Acceleration was not particularly startling with full power, but the rudder became effective almost immediately and there was some tendency towards directional over-control. We rotated at 60 mph. The BD-1 became airborne between 65 and 70 mph about 800 feet down the runway. Maximum rpm was 2,300 during the roll and absolutely no torque effect was noted. According to Bede, the torque has been engineered out in the wing fairing -- the vertical stabilizer is not offset.
Initial rate of climb was between 400 and 600 fpm, settling on 600 fpm as the airspeed reached 100 mph with 2,450 rpm.
The Lycoming O-235-C1 develops 115 hp at 2,800 rpm for five minutes at takeoff and 108 hp at 2,600 rpm continuous. The only times we were able to attain these high rpms were at the higher speeds of level flight or diving -- where you don't need it. An automatic propeller would be a valuable addition for an airplane with the BD-1's speed range.
Maneuvering behavior at cruising speeds can best be described as quick. The prototype was equipped with high-rate-of-response dual stick controls. Wheel controls with slower response will be offered at extra cost.
Controls are light and reaction immediate. The stick was hardly moved to get extremely fast rates of roll and pitch in lazy eights and chandelles.
In doing these, we allowed the airspeed to range from around 90 mph on the tops to over 160 mph on the bottom. The feel was good and solid all the way with no tendency to fall off at the top.
Stalls break rather sharply but may be controlled, though the plane gets pretty touchy. Power-on and power-off stalls occur at the same indicated airspeed, but the latter are somewhat more docile. Ailerons are effective throughout.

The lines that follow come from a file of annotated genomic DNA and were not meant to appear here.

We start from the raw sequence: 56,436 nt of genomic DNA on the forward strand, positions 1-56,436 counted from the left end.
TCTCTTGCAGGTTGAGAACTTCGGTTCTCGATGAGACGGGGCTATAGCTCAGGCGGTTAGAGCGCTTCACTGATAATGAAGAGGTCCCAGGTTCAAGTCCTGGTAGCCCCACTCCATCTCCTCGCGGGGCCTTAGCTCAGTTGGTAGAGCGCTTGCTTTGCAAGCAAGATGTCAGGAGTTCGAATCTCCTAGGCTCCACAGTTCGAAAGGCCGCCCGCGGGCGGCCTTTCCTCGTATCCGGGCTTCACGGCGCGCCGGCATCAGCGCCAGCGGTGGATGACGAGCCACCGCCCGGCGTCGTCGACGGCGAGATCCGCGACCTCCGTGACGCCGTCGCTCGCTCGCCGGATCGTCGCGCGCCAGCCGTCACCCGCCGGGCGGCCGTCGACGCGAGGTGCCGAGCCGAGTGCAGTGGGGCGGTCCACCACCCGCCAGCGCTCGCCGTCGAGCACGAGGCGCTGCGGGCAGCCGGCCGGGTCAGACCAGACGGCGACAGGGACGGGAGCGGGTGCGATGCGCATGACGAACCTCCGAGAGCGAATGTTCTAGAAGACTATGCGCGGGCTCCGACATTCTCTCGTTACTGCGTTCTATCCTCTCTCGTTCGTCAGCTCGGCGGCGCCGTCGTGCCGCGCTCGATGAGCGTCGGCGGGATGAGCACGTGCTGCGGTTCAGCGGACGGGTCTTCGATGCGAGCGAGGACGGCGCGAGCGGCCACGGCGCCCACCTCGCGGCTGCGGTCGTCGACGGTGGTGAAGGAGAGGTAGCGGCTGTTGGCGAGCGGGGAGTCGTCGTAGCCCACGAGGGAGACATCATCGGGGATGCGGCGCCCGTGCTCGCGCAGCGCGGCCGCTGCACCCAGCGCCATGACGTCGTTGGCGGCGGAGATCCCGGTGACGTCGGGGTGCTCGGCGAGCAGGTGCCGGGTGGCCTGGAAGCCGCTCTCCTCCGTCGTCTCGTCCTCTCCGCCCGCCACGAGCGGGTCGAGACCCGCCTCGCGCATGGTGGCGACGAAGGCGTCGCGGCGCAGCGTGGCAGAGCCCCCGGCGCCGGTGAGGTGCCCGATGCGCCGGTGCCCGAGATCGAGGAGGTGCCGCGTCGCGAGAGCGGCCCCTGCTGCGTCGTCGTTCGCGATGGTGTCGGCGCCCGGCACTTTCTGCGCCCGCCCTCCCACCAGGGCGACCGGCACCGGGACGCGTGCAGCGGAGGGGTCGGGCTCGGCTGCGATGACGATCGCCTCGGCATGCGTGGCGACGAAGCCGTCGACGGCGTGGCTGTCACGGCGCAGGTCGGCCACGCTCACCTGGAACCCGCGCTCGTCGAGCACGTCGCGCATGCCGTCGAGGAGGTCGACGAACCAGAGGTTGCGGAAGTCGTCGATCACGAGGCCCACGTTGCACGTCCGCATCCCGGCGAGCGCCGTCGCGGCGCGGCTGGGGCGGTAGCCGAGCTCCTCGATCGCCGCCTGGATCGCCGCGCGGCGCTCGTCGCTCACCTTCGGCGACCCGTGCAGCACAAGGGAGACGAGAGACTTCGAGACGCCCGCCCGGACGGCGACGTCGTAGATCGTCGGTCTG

Stalls with a full 30 degrees of flaps occurred at a calibrated 55 mph (just five mph less than the no-flap variety) with response quite similar to a stall without flaps.
At 2,450 rpm (65 per cent power) we indicated 140 mph CAS at 3,000 feet. This trued out at 148 mph with an OAT (outside air temperature) of 20 degrees C. At 2,550 rpm we indicated 148 mph for a true of about 155.
This airplane is not at all difficult to land, but we still managed to goof our first one. We had spent the previous day flying, of all airplanes, a Ford Tri-Motor.
The BD-1 has such a good feel that the inclination is to set up a slow glide. Actually there is no real danger; but in the vicinity of 10 to 15 mph above stalling, you get a fairly high rate of sink. This airplane has a small wing and a comparatively high wing loading -- over 14 pounds per square foot.
On our first approach, we were a little on the slow side and got a pretty good rate of descent, but felt that ground cushion would stop it. There was none, so at the last minute power and back stick were applied simultaneously. Too much! With the overcontrol and a little slack in the stick there was a mild but rather rapid porpoise going for a moment. Additional back pressure stopped it.
We found that we like to glide the BD-1 somewhat faster than was probably required. This allowed for an easy flare and soft touchdown. Roll out, even at these faster speeds, was not excessive. Once a pilot becomes familiar with the BD-1, operating from 2,000-foot strips should pose no problem.
To give lighter wing loading and more docile performance for training functions, a two-foot removable wingtip extension is being considered.
Deliveries are scheduled to begin this month, with a backlog of orders already a mile long. We'll soon see how the pilot likes the taste of this carrot.
-- Gerald J. Schlaeger
|Engine||Lycoming O-235-C1, 108 hp at 2,600 rpm|
|Propeller||Metal, fixed pitch|
|Wing area||94 sq. ft.|
|Wing loading||14.5 lb./sq.ft.|
|Passenger & crew capacity||2|
|Empty weight||812 lb.|
|Gross weight||1,375 lb.|
|Fuel capacity||24 gal.|
|Oil capacity||6 qt.|
|Baggage capacity||40 lb.|
|Maximum speed||155 mph|
|Cruising speed (75% power)||149 mph|
|Cruising speed (65% power)||145 mph|
|Rate of climb||1,150 fpm|
|Stall speed (clean)||61 mph|
|Stall speed (flaps down)||54 mph|
|Range (at 65% cruise)||600 mi.|
|Service ceiling||18,000 ft.|
|Takeoff distance||650 ft.|
|Takeoff distance (over 50 ft.)||1,050 ft.|
|Landing distance||400 ft.|